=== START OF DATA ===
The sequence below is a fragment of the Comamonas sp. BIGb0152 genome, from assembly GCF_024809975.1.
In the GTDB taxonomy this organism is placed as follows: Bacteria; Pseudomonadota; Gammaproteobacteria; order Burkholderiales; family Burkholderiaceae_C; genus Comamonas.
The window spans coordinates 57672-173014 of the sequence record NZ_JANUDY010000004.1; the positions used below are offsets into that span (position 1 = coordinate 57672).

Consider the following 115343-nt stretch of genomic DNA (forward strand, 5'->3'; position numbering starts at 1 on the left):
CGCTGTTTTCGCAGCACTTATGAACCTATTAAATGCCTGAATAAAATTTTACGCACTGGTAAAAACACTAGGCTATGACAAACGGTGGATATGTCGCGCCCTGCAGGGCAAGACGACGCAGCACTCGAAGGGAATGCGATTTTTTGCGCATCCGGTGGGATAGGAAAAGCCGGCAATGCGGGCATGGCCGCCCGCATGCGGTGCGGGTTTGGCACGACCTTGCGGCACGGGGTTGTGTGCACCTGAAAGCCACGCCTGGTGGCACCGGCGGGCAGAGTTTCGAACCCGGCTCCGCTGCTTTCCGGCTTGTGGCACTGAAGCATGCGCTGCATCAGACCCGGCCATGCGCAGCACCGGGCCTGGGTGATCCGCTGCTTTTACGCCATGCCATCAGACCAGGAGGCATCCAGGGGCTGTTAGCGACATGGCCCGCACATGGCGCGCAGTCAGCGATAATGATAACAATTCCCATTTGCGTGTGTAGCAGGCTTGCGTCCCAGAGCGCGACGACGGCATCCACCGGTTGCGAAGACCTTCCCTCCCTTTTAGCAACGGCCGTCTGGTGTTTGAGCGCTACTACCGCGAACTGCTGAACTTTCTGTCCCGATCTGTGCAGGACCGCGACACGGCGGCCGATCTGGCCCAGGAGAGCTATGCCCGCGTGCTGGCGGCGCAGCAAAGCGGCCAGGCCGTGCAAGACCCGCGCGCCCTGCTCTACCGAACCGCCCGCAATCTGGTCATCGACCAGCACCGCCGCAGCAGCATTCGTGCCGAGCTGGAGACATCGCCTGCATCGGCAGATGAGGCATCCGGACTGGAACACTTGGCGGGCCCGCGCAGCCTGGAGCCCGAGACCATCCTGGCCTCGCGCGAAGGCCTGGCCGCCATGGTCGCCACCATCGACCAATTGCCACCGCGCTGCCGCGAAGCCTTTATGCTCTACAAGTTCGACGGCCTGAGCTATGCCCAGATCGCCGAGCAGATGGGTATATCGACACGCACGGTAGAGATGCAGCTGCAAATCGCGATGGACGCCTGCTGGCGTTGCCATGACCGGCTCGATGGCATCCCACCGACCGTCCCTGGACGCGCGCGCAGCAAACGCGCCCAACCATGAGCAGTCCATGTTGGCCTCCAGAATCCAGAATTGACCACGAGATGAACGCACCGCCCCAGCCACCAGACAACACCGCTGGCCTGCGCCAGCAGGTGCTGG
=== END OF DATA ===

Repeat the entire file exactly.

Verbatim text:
The sequence below is a fragment of the Comamonas sp. BIGb0152 genome, from assembly GCF_024809975.1.
In the GTDB taxonomy this organism is placed as follows: Bacteria; Pseudomonadota; Gammaproteobacteria; order Burkholderiales; family Burkholderiaceae_C; genus Comamonas.
The window spans coordinates 57672-173014 of the sequence record NZ_JANUDY010000004.1; the positions used below are offsets into that span (position 1 = coordinate 57672).

Consider the following 115343-nt stretch of genomic DNA (forward strand, 5'->3'; position numbering starts at 1 on the left):
CGCTGTTTTCGCAGCACTTATGAACCTATTAAATGCCTGAATAAAATTTTACGCACTGGTAAAAACACTAGGCTATGACAAACGGTGGATATGTCGCGCCCTGCAGGGCAAGACGACGCAGCACTCGAAGGGAATGCGATTTTTTGCGCATCCGGTGGGATAGGAAAAGCCGGCAATGCGGGCATGGCCGCCCGCATGCGGTGCGGGTTTGGCACGACCTTGCGGCACGGGGTTGTGTGCACCTGAAAGCCACGCCTGGTGGCACCGGCGGGCAGAGTTTCGAACCCGGCTCCGCTGCTTTCCGGCTTGTGGCACTGAAGCATGCGCTGCATCAGACCCGGCCATGCGCAGCACCGGGCCTGGGTGATCCGCTGCTTTTACGCCATGCCATCAGACCAGGAGGCATCCAGGGGCTGTTAGCGACATGGCCCGCACATGGCGCGCAGTCAGCGATAATGATAACAATTCCCATTTGCGTGTGTAGCAGGCTTGCGTCCCAGAGCGCGACGACGGCATCCACCGGTTGCGAAGACCTTCCCTCCCTTTTAGCAACGGCCGTCTGGTGTTTGAGCGCTACTACCGCGAACTGCTGAACTTTCTGTCCCGATCTGTGCAGGACCGCGACACGGCGGCCGATCTGGCCCAGGAGAGCTATGCCCGCGTGCTGGCGGCGCAGCAAAGCGGCCAGGCCGTGCAAGACCCGCGCGCCCTGCTCTACCGAACCGCCCGCAATCTGGTCATCGACCAGCACCGCCGCAGCAGCATTCGTGCCGAGCTGGAGACATCGCCTGCATCGGCAGATGAGGCATCCGGACTGGAACACTTGGCGGGCCCGCGCAGCCTGGAGCCCGAGACCATCCTGGCCTCGCGCGAAGGCCTGGCCGCCATGGTCGCCACCATCGACCAATTGCCACCGCGCTGCCGCGAAGCCTTTATGCTCTACAAGTTCGACGGCCTGAGCTATGCCCAGATCGCCGAGCAGATGGGTATATCGACACGCACGGTAGAGATGCAGCTGCAAATCGCGATGGACGCCTGCTGGCGTTGCCATGACCGGCTCGATGGCATCCCACCGACCGTCCCTGGACGCGCGCGCAGCAAACGCGCCCAACCATGAGCAGTCCATGTTGGCCTCCAGAATCCAGAATTGACCACGAGATGAACGCACCGCCCCAGCCACCAGACAACACCGCTGGCCTGCGCCAGCAGGTGCTGG